The half-life of NGOs

Development Policy28 Dec 2011Ahmed Zidan

‘All NGOs are dead.’ Brazilian hacktivist Pedro Markun opened his session with this heavyweight missile at the conference of the HIVOS’ Knowledge Program, ‘The Changing Face of Citizen Action’, last September.

The remarkable shift from collective action to an individual-based citizen action is radiating through Markun’s opening statement. I do understand him in the light of the eruption of endless worldwide protests, inspired by the Tunisian revolution in 2011. These have left everyone reluctant about their previous comfort-zone-understanding of the composing factors of social mobility; individual, government, and non-governmental organizations (NGOs). And the classic individual reactions that lead to such mobility in the long term; consciousness and awareness.

DId the international non-governmental organizations (INGOs) play a significant role in the past? And what’s the exact impact of that role? And are they supposed to progress or regress in a crowdsourced future based on the individual as the building or even the melting point? What are the future challenges for INGOs? It’s very healthy to raise such questions, because a problem would never be solved unless it’s analytically anticipated and acknowledged. However, it’d be hard to isolate and assess the role that INGOs alone have played in the current social mobility, as the latter is the product of many different combinations.

The neo-citizen definition could extend from a YouTube IT specialist in the Silicon Valley to a Tunisian blogger who has called for and joined the Tunisian revolt, to an Egyptian ulta-football-fan who has erupted with street graffiti, likewise Markun has erupted with anger towards a roomful of INGO directors and representatives in the Museum for Communication in The Hague. A neo-citizen is a fully oriented individual armed with effective social media in a critical attention age, or post-information-age.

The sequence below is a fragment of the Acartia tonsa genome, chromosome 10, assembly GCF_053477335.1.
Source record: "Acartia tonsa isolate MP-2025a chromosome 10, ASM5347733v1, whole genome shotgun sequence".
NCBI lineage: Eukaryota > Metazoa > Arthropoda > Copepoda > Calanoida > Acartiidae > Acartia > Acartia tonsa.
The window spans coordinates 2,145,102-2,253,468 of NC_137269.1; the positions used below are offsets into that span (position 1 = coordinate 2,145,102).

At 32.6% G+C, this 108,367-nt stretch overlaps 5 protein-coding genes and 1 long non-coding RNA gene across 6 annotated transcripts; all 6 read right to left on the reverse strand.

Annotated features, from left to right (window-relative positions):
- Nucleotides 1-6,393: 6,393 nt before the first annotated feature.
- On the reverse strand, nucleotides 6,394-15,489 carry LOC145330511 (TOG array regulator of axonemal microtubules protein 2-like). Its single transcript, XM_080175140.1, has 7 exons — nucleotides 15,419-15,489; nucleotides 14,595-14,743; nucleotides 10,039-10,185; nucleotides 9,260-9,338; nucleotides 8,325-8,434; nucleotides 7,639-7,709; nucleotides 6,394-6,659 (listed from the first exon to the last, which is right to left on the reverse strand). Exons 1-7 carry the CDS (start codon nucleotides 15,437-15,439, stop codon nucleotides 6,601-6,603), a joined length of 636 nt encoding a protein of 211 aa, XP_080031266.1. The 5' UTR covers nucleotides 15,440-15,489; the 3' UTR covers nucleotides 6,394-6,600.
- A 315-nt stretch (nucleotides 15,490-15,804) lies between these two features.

For INGOs to strengthen their leverage and take such frustrated youth by the hand, they have to mainly stay committed and focused on the organization’s main goal, and to stop, or at least limit, any possible governmental infiltration. This is not a blind conclusion that most of the world’s governments are against INGOs work in a way, but rather an established fact. If governments are lobbying for their own interests, which is normal, INGOs, on the other side, should pursue their intended goals by lobbying for the targeted population and speaking in their name. This is what we’ve done with many projects, including but not limited to, Migrant Rights, Kurdish Rights, Bahá’í Rights, and a handful of other projects. A voluntary spontaneous non-governmental work seems to me the most creative of all, because simply it’s not complicated by the classic bureaucratic structures.

I’m definitely optimistic about the future of INGOs, not only because they’re able to develop new solutions that could satisfy the neo-citizen demands, but also because they’re persistently tackling worldwide problems like poverty, illness, oppression, etc… trying to raise awareness for a better future. Most governments fail to tackle such problems, or approach them in a flawed or parental manner.

‘Proliferation of INGOs is inevitable. NGOs tend to be local satisfying local demands, and because of their success INGOs have come about,’ says Ahmed Naguib, a political science undergraduate and a social-media adviser.

However, on the other hand, I don’t expect an INGO-boom-era that could see an acute strength of INGO impact due to several factors. First and foremost, the funding limitations, second, the commitment to the cause, the number of volunteers, etc… and last but not least, the political orientations of some of the donor organizations.

If staying ‘non-governmental’ would be the number one challenge for a given INGO, full integration with social media tools would unquestionably fill the second spot. And HIVOS’ Knowledge Program is a role model for connecting both worlds of the ground/offline activists with the online activists trying to reach a better understanding of the nature of the new INGO responsibilities, and how to get the best out of them for the good of the humanity.